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The management of schizophrenia

Published on 14/10/03 at 05:07pm

The publication of NICE's clinical guidelines on the management of schizophrenia in December marks a significant milestone - the first ever guidelines NICE has put together itself, ie, not inherited from other sources. This means the guidelines will be the first ever to dovetail with a NICE technology appraisal, in this case, the atypical antipsychotics.

It is now up to the NHS to implement this comprehensive mental healthcare plan - a challenge everyone knows should not be underestimated. The guidance is particularly welcome at a time when the prescribing of atypical antipsychotics, the most effective pharmacological treatments to date for schizophrenia, appears to remain patchy. NICE recommended the atypicals as first-line treatment for newly diagnosed schizophrenia in June, but a survey by mental health charity Rethink found many PCTs are still not providing the drugs for patients.

The drugs, such as AstraZeneca's Seroquel and Eli Lilly's Zyprexa, have been praised for their greater efficacy and safety profile than older medicines, reducing the need for hospitalisation and giving patients more independence and a greater quality of life. While the initial up-front costs of the drugs, at around £1,220 per patient per year, are far higher than for more traditional medicines, NICE concluded that these were more than offset by reduced length of in-patient stays, with estimated savings of £1,000 per patient per year.

But according to the Rethink survey one in five trusts still has to implement the NICE ruling and only around half have increased the choice of medication available to patients. Unsurprisingly, 78% of PCTs have been placed under additional financial pressure as a result.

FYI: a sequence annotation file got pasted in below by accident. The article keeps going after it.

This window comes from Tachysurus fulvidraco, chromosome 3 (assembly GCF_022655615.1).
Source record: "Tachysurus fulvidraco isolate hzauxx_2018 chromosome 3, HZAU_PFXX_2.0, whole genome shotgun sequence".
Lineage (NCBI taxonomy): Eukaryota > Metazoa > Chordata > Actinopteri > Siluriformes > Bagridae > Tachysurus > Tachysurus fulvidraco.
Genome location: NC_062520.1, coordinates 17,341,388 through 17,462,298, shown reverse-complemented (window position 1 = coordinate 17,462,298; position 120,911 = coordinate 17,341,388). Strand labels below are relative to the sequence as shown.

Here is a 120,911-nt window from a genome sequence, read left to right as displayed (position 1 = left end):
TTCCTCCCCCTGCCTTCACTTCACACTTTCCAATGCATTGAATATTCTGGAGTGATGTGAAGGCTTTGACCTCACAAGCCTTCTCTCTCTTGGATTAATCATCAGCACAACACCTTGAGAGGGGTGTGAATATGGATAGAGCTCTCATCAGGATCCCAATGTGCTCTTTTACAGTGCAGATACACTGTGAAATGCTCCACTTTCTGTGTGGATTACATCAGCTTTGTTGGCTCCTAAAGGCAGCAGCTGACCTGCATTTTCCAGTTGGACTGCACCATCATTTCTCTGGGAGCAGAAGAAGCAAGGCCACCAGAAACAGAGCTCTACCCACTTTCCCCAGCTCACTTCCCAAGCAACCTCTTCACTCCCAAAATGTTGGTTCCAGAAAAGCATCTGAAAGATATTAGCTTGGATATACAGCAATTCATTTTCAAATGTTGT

Rethink's Director of Public Affairs, Paul Farmer, said this illustrated that people with mental health problems were still being seen as "second class citizens" and that the whole area of mental health was the "Cinderella service" of the NHS. The charity estimates that the NICE ruling will not be fully implemented until October 2005 and is lobbying the Government to ensure the guidance is implemented sooner.

NICE admitted some PCTs would find it tough to meet its recommendation of the atypicals, with Chief Executive Andrew Dillon saying trusts would need to look carefully at how they can fit it around other priorities.

Wendy Broderick, Chief Pharmacist at County Durham and Darlington Priority Services Trust, says the move towards atypicals began before the NICE recommendation, but in some instances PCTs may not yet have formally allocated money towards the NICE ruling. Norman Evans, Chief Pharmacist, Wandsworth PCT, agrees. "These atypicals have been out for a long time  PCTs might not have implemented the NICE guidance fully but certainly theyve been doing something around the atypicals," he says. "I would find it very surprising if any health authority or mental health authority was still using older drugs and not the atypicals."

Pressure on PCTs to increase their prescribing of atypicals is also being applied from the provisional  and controversial - performance indicators and key targets for 2003. The PIs build on the Mental Health NSF, stating that prescribing rates for atypicals (as well as anti-dementia drugs, antidepressants and benzodiazepines) are an indicator of improving performance and should therefore be rising.

Norman Evans says that although they entail a lot of work, most PIs are common sense and many PCTs would already be working towards them. Both Wendy and Norman agree that while the NICE schizophrenia guideline is welcome, it is just supporting and complementing individual schemes that trusts have already developed to a greater or lesser degree.

"Its nothing new but it brings together a cohesive policy," says Norman Evans. "Most PCTs have already developed guidelines for working with schizophrenia, either with shared care across primary and secondary care or policies around the atypical antipsychotics. The NICE guidance reinforces the work were doing."

Funding and other issues

Funding is, of course, always an issue for PCTs, with atypicals having to compete with other NICE-endorsed therapies, such as drugs for Alzheimer's, multiple sclerosis and cancer. "Funding is an issue, and the drug choices are being challenged," says Norman. "For example, local guidelines suggest that consultants should consider using the most cost-effective, ie, cheapest, atypical, but they're not." He adds that there is a need for more head-to-head trials of the atypicals. "We're using surrogate markers and theres a need to establish whether any of the atypicals are superior. All we have at the moment is differences in side-effects."